The Vancouver Playhouse International Wine Festival

A taste of the world.

It’s that time of year again; a time when the wine world descends on Vancouver and, for one week in April, we devote ourselves to the magnificent grape. This is the Vancouver Playhouse International Wine Festival, where 197 wineries from 14 countries bring more than 1,700 wines to Vancouver for a major celebration of wine.

Now in its 32nd year, the festival is one of the world’s biggest wine and fundraising events. Each year a different theme is chosen to highlight and introduce us to some of the unique wines of the world. The 2010 theme pairs the unlikely bedfellows of New Zealand, Argentina and rosé.

While this might seem like an odd combination of themes, it actually makes a lot of sense. New Zealand is renowned for producing clean and intense aromatic whites and light red wines, particularly sauvignon blanc and pinot noir. Argentina is known more for its forthright and flavoursome malbec. In B.C. we have a current love affair with Argentinian wine and during this festival we can get to know it just a little better, discovering Argentina beyond malbec. And, finally, rosé must be one of the success stories of the decade—we’ve gone from hating it to loving it.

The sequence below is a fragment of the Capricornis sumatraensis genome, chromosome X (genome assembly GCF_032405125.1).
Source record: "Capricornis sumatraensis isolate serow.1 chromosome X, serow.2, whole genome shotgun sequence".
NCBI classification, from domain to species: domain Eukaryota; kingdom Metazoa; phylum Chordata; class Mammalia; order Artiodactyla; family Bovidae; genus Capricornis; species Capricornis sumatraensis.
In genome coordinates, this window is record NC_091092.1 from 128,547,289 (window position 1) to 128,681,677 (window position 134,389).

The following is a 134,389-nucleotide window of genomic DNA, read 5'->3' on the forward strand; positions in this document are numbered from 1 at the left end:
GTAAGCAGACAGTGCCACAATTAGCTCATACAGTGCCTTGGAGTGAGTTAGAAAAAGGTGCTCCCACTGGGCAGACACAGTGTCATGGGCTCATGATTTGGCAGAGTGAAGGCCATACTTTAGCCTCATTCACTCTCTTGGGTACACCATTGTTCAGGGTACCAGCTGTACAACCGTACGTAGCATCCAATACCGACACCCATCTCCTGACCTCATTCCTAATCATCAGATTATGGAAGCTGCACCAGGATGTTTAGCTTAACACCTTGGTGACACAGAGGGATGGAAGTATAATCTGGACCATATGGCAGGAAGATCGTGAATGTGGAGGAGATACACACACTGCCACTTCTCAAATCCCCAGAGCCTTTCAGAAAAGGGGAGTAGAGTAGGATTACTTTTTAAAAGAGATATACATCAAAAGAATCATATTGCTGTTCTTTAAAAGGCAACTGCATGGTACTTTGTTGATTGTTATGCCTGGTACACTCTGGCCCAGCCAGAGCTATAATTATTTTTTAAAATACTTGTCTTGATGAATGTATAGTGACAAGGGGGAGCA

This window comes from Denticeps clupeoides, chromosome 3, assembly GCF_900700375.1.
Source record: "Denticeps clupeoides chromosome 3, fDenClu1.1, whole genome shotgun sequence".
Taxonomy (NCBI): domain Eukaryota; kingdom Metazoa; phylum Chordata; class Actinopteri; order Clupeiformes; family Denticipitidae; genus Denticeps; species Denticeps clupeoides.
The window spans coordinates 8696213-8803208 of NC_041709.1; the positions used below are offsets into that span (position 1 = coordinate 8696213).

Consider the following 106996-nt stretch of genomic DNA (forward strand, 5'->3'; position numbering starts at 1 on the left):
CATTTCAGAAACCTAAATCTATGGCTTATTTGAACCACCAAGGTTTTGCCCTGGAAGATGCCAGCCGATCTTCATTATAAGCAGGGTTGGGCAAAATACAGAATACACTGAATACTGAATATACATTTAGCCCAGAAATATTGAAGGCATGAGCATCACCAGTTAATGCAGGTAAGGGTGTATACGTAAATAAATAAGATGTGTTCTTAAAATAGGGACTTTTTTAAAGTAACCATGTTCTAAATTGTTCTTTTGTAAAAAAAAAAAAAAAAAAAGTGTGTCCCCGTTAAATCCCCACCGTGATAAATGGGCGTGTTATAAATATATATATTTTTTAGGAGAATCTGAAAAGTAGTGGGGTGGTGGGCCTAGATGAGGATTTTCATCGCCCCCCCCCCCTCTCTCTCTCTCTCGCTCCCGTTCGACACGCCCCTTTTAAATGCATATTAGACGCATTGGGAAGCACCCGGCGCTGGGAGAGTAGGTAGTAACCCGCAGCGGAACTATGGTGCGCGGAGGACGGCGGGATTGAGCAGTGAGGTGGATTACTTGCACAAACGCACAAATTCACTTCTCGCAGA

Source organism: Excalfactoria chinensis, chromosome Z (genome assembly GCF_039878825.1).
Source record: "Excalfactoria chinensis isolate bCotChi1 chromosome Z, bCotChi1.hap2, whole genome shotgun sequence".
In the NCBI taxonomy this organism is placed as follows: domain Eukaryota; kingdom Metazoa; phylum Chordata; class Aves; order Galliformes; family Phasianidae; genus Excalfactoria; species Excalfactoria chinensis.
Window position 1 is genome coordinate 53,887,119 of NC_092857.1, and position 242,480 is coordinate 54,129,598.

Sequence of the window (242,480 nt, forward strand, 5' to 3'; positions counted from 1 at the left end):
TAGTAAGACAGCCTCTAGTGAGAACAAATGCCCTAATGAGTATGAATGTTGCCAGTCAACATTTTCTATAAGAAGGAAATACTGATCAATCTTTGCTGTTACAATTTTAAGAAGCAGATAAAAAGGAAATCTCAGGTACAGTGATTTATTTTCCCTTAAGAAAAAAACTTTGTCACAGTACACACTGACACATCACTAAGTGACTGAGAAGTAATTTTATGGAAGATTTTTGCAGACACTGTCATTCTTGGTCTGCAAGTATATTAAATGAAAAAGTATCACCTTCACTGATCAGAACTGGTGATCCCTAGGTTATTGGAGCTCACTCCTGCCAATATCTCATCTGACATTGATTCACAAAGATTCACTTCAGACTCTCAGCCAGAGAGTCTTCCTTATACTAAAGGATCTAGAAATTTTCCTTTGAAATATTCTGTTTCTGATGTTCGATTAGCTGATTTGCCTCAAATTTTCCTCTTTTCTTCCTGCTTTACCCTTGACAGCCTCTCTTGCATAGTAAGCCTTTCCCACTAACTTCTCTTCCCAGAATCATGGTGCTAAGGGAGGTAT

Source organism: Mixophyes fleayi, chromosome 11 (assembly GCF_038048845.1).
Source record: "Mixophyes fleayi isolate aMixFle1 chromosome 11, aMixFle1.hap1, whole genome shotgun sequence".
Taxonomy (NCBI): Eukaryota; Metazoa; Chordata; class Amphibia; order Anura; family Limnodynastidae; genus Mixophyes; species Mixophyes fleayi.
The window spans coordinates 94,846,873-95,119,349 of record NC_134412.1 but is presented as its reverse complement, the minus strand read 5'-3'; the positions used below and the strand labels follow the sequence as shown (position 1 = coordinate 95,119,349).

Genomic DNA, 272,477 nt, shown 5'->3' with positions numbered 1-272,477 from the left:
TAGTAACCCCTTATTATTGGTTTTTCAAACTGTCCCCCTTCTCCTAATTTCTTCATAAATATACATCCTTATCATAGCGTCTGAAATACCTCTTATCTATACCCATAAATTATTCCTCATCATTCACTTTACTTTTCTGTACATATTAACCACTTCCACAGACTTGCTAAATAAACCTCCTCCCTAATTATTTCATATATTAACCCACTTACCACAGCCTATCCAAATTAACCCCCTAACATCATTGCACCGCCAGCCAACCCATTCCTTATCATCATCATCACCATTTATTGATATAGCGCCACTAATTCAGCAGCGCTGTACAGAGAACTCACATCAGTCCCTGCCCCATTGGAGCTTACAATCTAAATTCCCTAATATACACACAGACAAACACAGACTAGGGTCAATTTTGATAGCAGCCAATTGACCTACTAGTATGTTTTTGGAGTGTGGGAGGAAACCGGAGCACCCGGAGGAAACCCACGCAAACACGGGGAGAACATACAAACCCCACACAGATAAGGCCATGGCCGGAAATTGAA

The focus of the festival is always the vibrant throng in the International Festival Tasting Room, but it is well worth looking beyond this sometimes overwhelming proliferation of wine to the educational seminars. This is where you really learn more about the theme regions and wines. Not only do you get to taste many great wines but you get to hear the fascinating stories behind them.

With the 2010 festival lineup we are spoiled for choice. There is the New Zealand–focused seminar “Passionate about Pinot”, and for malbec lovers there is “Bodega Catena Zapata: Now and For All Time”. Meanwhile, “Going for Gold” explores the diversity of Argentina beyond just malbec. To explore your love of pink, check out “Rosé-Rama!” or the rosé tasting booth in the main tasting room.

There are too many great wineries in the tasting room to recommend just a few, but there is no question that one tasting room session is never enough. The best way to experience the festival is to invest in a Gold Pass and get access to all five tasting sessions plus many more perks. You won’t be disappointed. After all, how else are you ever going to attempt to make your way through all of the wines in the tasting room?

Photos: Wayne Mah.

Post Date:

Mar 19, 2010